Canadian Underwriter

B.C. Appeal Court dismisses appeal in tragic case involving co-insured and “intentional act” policy exclusion

June 8, 2011   by Canadian Underwriter

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The B.C. Court of Appeal has dismissed an appeal from a February 2010 B.C. Supreme Court case, Beck v. Johnston, Meier Insurance Agencies Ltd., which establishes the onus on brokers to advise clients of gaps in homeowners’ coverage, particularly when the client has changed dwellings.
The insurer and the broker essentially asked the Appeal Court to reconsider whether or not the broker had sufficiently advised a client about an “intentional act” exclusion in her homeowners’ policy.
Richard Beck murdered his wife, Karen Beck, in November 2007 and then set fire to the house she owned. The home had been their family home, where Richard Beck had resided since his wife had moved out in 2005. Richard Beck then killed himself.
The Becks were co-insured on the home. The insurance policy contained an intentional act exclusion, meaning the policy did not cover damage arising out of any intentional criminal acts.
After settling a claim with the insurer, Canadian Northern Shield, for 50% of the value of the home, Karen Beck’s son, representing her estate, called on the broker to pay for the balance of the home’s value. The estate argued the broker had failed to advise Karen Beck of an opportunity to change her coverage – i.e., to a policy that did not contain an intentional act exclusion – once the broker had found out she no longer lived in the family home.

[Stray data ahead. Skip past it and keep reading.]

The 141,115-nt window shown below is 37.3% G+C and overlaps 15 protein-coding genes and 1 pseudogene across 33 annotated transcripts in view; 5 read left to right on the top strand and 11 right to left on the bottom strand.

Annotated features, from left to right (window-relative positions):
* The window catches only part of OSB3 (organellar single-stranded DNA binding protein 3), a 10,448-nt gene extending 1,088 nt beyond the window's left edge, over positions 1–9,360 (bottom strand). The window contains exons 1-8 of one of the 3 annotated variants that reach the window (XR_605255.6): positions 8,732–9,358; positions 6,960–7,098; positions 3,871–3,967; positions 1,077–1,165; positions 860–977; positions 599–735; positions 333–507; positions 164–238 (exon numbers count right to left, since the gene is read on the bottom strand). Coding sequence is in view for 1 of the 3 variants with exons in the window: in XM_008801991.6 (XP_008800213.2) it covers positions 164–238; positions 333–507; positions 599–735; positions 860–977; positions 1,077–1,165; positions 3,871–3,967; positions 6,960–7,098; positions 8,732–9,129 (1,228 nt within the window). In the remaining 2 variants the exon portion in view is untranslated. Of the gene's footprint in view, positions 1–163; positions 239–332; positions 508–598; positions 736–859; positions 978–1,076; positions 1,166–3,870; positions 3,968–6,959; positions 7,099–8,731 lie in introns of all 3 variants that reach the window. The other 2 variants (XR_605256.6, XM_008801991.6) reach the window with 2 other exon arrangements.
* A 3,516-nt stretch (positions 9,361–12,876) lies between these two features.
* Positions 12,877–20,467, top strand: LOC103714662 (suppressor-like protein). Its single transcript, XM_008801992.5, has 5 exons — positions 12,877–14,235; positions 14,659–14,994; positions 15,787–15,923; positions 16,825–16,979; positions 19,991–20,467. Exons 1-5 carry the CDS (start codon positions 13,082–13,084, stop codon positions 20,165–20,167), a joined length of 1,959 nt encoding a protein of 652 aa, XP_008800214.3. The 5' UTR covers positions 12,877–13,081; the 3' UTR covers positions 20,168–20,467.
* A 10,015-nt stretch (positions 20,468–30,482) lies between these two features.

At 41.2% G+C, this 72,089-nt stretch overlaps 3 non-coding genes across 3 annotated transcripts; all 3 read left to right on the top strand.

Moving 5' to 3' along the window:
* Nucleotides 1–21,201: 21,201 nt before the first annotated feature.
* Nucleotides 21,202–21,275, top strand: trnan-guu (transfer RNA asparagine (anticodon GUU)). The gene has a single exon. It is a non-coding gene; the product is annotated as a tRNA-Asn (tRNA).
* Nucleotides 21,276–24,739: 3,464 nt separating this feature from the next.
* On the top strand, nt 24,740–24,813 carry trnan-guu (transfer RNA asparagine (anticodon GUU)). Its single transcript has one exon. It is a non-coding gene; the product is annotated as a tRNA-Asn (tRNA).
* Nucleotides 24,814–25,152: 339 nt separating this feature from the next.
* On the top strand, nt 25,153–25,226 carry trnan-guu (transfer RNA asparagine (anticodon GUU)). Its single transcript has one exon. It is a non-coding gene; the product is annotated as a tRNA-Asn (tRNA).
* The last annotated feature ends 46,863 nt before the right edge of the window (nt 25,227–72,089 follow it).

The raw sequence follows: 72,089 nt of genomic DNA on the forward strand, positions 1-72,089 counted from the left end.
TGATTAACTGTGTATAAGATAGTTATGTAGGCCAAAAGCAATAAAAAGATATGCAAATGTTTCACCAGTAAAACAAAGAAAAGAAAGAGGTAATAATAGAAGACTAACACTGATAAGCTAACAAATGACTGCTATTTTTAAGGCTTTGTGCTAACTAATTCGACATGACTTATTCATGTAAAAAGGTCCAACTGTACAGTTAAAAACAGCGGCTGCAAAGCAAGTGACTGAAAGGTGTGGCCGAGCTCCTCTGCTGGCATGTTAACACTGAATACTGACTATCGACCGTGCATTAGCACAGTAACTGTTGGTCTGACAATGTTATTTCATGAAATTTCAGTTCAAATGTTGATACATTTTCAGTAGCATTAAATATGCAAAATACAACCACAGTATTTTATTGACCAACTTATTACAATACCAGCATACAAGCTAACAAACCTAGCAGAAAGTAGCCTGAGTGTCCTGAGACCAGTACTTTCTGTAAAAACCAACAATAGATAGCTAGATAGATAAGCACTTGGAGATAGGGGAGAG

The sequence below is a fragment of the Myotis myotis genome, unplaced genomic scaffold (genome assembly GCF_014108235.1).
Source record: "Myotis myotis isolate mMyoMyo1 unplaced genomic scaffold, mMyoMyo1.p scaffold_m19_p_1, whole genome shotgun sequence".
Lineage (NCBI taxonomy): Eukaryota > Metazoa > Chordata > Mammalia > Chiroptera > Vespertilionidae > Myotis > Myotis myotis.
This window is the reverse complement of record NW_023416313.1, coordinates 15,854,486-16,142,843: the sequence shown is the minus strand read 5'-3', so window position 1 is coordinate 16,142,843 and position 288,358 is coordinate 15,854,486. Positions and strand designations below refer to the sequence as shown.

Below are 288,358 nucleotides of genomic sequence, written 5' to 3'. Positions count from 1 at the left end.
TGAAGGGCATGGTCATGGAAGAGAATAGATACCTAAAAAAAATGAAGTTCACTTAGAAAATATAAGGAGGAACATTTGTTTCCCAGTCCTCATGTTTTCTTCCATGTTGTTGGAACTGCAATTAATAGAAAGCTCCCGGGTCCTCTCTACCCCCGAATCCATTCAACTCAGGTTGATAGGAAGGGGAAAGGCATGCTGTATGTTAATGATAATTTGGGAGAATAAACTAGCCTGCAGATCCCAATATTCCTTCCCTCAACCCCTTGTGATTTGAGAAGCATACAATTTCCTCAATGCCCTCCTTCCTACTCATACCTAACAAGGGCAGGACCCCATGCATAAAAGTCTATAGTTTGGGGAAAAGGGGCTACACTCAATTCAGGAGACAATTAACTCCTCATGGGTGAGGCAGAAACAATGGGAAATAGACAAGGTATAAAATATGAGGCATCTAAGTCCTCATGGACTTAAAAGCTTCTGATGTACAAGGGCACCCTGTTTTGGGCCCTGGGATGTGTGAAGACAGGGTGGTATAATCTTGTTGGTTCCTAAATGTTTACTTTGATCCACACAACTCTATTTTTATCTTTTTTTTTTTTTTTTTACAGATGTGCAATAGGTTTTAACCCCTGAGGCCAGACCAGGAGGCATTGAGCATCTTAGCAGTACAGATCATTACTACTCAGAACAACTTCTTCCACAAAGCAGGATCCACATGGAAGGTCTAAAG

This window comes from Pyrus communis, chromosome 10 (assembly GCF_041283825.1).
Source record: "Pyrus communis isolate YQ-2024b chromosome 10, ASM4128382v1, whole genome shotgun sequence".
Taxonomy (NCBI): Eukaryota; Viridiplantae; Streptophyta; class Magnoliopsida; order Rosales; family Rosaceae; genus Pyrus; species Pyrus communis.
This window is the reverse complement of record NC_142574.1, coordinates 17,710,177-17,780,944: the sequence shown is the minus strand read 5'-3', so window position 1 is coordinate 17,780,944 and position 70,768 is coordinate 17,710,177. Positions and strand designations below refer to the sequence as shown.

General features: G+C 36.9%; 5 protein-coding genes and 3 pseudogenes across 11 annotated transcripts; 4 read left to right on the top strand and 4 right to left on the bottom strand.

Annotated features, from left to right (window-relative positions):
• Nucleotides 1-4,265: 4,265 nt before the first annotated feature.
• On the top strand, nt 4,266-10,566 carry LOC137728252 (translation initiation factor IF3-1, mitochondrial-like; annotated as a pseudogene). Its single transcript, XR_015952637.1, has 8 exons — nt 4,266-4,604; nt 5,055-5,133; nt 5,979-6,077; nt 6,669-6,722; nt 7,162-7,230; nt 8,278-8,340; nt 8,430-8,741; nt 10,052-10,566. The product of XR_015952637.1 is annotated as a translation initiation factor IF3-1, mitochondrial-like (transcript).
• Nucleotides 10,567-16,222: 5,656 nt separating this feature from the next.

In the Court of Appeal, the insurer and its broker argued the trial judge erred in concluding the damage to Beck’s property was “reasonably foreseeable” and therefore the exclusion did not take effect.
“While Ms. Beck may not have had any knowledge or belief that Mr. Beck intended to harm the home at the time her insurance coverage was renewed in July of 2007, such knowledge was not the issue,” the Court of Appeal found. “The issue was whether her insurance broker ought to have discussed her insurance needs with her when it was clear that she and her husband had separated.”
The court similarly dismissed two other grounds of appeal. One was that the trial judge erred in finding a breach of duty by the broker.
“The summary trial judge was clearly of the view that, when a renewal of insurance coverage is required, the broker similarly has a duty to provide relevant information about the types of coverage available to the client, to meet any change in needs that the client may have as a result of any changes in his or her circumstances of which the broker is or should be aware,” the Appeal Court found. “There was ample evidence upon which the trial judge could make that finding, and no basis upon which this court can interfere with it.”

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